Journal of Applied Mathematics

Volume 2012 (2012), Article ID 308410, 14 pages

http://dx.doi.org/10.1155/2012/308410

## Numerical Analysis of a Linear-Implicit Average Scheme for Generalized Benjamin-Bona-Mahony-Burgers Equation

^{1}School of Management Science, Qufu Normal University, Rizhao 276800, China^{2}School of Mathematics and Information Science, Weifang University, Weifang 261061, China^{3}Department of Mathematics, Nanjing University of Aeronautics and Astronautics, Nanjing 210016, China

Received 14 October 2011; Accepted 21 December 2011

Academic Editor: Yuantong Gu

Copyright © 2012 Hai-tao Che et al. This is an open access article distributed under the Creative Commons Attribution License, which permits unrestricted use, distribution, and reproduction in any medium, provided the original work is properly cited.

#### Abstract

A linear-implicit finite difference scheme is given for the initial-boundary problem of GBBM-Burgers equation, which is convergent and unconditionally stable. The unique solvability of numerical solutions is shown. A priori estimate and second-order convergence of the finite difference approximate solution are discussed using energy method. Numerical results demonstrate that the scheme is efficient and accurate.

#### 1. Introduction

The generalized Benjamin-Bona-Mahony-Burgers (GBBM-Burgers) equation is in the form [1] where are constants, is an integer, and represents the velocity of fluid in the horizontal direction . When , (1.1) is called as the Benjamin-Bona-Mahony-Burgers (BBM-Burgers) equation. In the special case, when , (1.1) is described as the generalized Benjamin-Bona-Mahony equation The Equation (1.2) which is usually called as the generalized regularized long-wave equation proposed by Peregrine [2] and Benjamin et al. [3], so-called generalized Benjamin-Bona-Mahony equation, has been studied by many authors [4–7]. This equation features a balance between the nonlinear dispersive effect but takes no account of dissipation.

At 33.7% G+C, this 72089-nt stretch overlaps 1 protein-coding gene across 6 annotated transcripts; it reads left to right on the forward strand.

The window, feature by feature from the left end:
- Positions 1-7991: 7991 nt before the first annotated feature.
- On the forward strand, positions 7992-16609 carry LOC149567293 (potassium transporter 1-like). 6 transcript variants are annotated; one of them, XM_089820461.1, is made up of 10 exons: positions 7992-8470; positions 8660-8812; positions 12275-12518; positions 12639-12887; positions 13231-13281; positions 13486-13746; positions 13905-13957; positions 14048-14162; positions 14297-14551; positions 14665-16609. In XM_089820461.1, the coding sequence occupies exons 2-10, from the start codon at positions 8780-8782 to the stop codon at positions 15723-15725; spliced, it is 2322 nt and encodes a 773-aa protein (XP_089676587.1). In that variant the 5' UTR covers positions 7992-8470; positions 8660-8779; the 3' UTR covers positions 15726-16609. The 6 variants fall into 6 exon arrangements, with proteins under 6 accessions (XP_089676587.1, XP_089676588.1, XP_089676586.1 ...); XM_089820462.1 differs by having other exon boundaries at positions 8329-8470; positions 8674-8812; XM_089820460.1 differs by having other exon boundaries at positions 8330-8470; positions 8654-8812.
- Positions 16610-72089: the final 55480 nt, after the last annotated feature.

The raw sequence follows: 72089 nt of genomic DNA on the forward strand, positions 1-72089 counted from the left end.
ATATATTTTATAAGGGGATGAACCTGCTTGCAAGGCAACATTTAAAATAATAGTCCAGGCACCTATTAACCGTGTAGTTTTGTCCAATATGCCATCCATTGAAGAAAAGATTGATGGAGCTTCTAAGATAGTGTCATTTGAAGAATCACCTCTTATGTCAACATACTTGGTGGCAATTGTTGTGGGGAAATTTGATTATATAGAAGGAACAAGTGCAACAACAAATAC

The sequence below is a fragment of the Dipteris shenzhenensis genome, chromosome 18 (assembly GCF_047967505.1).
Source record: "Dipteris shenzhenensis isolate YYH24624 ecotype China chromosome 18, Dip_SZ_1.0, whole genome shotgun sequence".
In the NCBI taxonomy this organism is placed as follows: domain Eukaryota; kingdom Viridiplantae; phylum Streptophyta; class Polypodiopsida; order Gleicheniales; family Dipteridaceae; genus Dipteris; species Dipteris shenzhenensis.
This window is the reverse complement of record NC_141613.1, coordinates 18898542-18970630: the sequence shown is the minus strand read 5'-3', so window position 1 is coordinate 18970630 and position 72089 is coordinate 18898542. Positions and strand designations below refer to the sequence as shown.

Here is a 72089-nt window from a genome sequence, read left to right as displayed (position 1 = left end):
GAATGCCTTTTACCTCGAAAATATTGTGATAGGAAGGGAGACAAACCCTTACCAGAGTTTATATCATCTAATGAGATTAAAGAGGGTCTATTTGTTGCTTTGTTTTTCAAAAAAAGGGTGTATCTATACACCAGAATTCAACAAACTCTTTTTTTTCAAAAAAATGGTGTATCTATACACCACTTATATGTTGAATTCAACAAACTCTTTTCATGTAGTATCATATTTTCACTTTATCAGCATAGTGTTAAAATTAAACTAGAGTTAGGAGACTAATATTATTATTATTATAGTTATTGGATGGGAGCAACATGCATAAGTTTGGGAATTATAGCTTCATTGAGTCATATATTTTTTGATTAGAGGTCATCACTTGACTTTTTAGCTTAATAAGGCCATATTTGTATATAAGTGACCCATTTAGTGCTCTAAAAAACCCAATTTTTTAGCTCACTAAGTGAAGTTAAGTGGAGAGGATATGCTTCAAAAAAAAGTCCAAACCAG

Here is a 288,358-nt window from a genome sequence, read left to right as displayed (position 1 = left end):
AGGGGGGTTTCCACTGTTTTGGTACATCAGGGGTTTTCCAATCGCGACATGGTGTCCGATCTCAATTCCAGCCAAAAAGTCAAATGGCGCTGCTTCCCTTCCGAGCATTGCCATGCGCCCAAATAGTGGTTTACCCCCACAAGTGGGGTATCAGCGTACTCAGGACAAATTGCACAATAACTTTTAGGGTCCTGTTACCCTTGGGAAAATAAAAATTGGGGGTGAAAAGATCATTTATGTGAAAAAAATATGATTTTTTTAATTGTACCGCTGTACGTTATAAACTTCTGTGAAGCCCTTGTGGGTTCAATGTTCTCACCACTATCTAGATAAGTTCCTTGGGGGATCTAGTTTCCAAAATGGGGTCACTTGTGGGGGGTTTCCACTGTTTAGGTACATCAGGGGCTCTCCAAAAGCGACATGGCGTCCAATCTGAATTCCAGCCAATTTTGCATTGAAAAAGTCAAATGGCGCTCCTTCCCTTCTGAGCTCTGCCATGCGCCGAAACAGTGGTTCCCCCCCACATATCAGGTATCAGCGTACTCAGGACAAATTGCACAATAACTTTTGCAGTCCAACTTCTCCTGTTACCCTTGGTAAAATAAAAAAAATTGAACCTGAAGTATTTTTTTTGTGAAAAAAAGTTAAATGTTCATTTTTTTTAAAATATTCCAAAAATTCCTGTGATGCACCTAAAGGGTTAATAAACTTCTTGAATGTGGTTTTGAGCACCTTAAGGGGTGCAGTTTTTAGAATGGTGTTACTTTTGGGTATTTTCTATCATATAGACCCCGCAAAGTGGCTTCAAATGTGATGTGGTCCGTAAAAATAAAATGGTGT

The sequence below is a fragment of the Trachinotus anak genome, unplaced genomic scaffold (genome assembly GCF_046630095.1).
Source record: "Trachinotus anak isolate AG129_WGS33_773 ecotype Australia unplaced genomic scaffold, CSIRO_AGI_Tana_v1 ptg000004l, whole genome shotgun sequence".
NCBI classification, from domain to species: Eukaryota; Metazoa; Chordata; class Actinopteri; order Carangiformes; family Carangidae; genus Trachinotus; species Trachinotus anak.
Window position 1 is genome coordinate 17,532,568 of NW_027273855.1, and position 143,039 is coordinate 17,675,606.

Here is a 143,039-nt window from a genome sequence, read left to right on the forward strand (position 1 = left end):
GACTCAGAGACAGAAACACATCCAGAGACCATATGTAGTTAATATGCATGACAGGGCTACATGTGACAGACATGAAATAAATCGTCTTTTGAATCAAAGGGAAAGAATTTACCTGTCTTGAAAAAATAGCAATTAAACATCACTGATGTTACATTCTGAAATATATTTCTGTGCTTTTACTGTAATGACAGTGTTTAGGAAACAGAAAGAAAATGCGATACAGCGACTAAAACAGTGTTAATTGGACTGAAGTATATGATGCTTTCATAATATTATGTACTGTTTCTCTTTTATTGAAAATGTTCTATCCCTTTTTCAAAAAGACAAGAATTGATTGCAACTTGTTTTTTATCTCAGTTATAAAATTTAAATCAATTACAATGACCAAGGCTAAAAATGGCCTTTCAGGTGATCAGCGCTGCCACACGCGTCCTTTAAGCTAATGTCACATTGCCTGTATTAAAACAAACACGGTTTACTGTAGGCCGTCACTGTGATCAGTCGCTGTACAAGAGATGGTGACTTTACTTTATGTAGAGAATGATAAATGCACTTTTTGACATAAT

In recent years, a vast amount of work and computation has been devoted to the initial value problem for the GBBM-Burgers equation. In [1], Al-Khaled et al. studied the GBBM-Burgers by Decomposition method. In [8], Hayashi et al. investigated large time asymptotics of solutions to the BBM-Burgers equation. In [9], Jiang and Xu investigated the asymptotic behavior of solutions of the initial-boundary value problem for the GBBM-Burgers equations. In [10], Yin et al. studied the large time behavior of traveling wave solutions to the Cauchy problem of the GBBM-Burgers equations. In [11], Mei studied the large time behavior of global solutions to the Cauchy problem of GBBM-Burgers equations. In [12], Kondo and Webler studied the global existence of solutions for multidimensional GBBM-Burgers equations. Kinami et al. discussed the Cauchy problem of the GBBM-Burgers equations by Fourier transform method and energy method [13]. However, there are few studies on finite difference approximations for (1.1) which we consider in this paper.

In a recent work [14], we have made some preliminary computation by proposing a linearized difference scheme for GRLW equation which is unconditionally stable and reduces the computational work, and the numerical results are encouraging. In this paper, we continue our work and propose a linear-implicit difference scheme for generalized BBM-Burgers equation which is unconditionally stable and second-order convergent.